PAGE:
In 1887, William F. “Buffalo Bill” Cody embarked for England on his first international tour. During the original London run of Buffalo Bill’s Wild West–coinciding with the celebration of Queen Victoria’s Golden Jubilee–the Wild West routinely played to more than twenty thousand people in fourteen performances a week. It was the subject of nonstop coverage in the London press and enthralled the country’s political and cultural elites. Over two million visitors witnessed the spectacle, and millions more read about it.
This digital research project uses topic modeling and text analysis tools to analyze popular representations of the American West published in London prior to the arrival of Buffalo Bill’s Wild West in 1887. It visualizes how these widely-read texts shaped and reflected conceptions of the American West among the British reading public and compares these visualizations to textual analyses of promotional material generated by Cody’s marketing team as well to commentary on the performances in British periodicals and newspapers.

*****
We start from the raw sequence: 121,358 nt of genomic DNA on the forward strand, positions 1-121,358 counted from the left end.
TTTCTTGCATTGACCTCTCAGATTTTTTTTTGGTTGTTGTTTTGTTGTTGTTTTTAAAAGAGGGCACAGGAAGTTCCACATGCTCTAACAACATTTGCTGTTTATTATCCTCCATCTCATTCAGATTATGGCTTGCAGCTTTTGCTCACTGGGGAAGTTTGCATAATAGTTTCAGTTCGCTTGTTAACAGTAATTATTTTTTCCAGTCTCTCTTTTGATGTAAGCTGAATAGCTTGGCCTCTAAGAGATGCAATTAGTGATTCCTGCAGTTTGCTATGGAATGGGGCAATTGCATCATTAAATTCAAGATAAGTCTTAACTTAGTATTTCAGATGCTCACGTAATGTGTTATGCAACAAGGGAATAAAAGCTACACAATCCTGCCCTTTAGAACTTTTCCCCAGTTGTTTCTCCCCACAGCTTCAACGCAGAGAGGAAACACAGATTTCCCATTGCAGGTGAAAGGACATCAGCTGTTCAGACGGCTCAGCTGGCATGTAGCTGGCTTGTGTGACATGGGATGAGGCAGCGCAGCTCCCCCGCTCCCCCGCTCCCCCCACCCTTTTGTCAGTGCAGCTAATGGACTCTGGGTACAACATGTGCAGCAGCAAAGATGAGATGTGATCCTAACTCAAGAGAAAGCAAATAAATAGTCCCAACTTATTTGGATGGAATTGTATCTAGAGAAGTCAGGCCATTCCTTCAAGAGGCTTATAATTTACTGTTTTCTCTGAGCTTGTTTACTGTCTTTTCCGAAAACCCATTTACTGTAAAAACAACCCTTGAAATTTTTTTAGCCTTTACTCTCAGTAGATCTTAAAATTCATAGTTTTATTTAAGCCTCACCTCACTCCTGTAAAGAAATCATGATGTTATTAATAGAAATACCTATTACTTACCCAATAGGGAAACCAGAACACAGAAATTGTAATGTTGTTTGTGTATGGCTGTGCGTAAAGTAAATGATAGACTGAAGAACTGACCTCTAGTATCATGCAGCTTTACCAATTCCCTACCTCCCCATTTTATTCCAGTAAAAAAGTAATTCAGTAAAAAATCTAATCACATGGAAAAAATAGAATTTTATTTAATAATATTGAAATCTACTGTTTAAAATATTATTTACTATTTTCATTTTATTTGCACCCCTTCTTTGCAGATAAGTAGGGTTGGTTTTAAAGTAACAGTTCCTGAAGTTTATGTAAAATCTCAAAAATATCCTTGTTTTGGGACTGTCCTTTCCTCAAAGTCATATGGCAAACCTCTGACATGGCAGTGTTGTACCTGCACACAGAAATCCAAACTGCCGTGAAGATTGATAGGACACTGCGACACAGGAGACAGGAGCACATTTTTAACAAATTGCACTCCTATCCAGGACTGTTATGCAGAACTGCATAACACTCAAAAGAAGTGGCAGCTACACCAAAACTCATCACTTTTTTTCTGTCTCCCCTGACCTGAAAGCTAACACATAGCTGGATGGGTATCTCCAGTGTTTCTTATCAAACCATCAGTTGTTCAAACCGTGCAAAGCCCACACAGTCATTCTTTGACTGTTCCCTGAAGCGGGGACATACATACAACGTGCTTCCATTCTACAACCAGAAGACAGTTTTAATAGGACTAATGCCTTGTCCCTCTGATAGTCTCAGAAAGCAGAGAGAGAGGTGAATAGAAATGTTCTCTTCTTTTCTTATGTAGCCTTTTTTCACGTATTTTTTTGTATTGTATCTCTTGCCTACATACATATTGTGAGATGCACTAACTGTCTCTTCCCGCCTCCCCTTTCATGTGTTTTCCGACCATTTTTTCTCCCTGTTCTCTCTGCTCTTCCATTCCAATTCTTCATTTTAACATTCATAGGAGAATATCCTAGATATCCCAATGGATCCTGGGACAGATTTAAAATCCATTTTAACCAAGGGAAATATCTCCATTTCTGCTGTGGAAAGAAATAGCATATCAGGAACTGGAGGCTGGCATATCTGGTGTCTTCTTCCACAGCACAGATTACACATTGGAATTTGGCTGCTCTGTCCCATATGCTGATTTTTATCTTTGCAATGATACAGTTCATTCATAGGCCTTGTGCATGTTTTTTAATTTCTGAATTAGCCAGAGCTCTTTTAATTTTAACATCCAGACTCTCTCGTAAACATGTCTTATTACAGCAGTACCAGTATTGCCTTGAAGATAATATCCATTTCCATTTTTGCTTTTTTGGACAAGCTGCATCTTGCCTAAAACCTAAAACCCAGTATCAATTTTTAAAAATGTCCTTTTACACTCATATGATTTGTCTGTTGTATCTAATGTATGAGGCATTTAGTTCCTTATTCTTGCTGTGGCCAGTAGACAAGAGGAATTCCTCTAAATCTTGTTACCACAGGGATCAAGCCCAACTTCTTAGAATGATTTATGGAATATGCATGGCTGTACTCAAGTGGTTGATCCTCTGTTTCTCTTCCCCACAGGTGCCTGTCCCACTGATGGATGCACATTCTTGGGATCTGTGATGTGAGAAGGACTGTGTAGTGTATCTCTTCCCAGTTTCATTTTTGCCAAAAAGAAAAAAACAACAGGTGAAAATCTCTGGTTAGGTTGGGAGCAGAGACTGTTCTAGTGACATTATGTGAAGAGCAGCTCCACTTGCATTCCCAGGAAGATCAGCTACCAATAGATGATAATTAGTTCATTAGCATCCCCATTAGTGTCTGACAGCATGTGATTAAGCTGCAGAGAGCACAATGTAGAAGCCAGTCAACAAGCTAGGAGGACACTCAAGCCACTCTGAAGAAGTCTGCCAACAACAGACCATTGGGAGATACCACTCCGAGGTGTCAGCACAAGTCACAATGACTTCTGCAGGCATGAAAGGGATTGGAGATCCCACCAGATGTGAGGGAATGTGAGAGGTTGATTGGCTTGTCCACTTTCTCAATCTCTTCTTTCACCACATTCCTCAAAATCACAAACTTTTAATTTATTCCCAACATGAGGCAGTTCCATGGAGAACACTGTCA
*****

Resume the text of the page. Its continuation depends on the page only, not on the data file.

Preliminary findings suggest that while Cody was depicted as the “Last of the Mohicans” in the Illustrated Penny Press upon his arrival in England–a representation that conflated early and late-nineteenth-century American frontier experiences–he departed having conveyed to his imperial-era British audience a new sense of the American West as the locus of a distinctive crucible of civilization-building in an increasingly globalized age.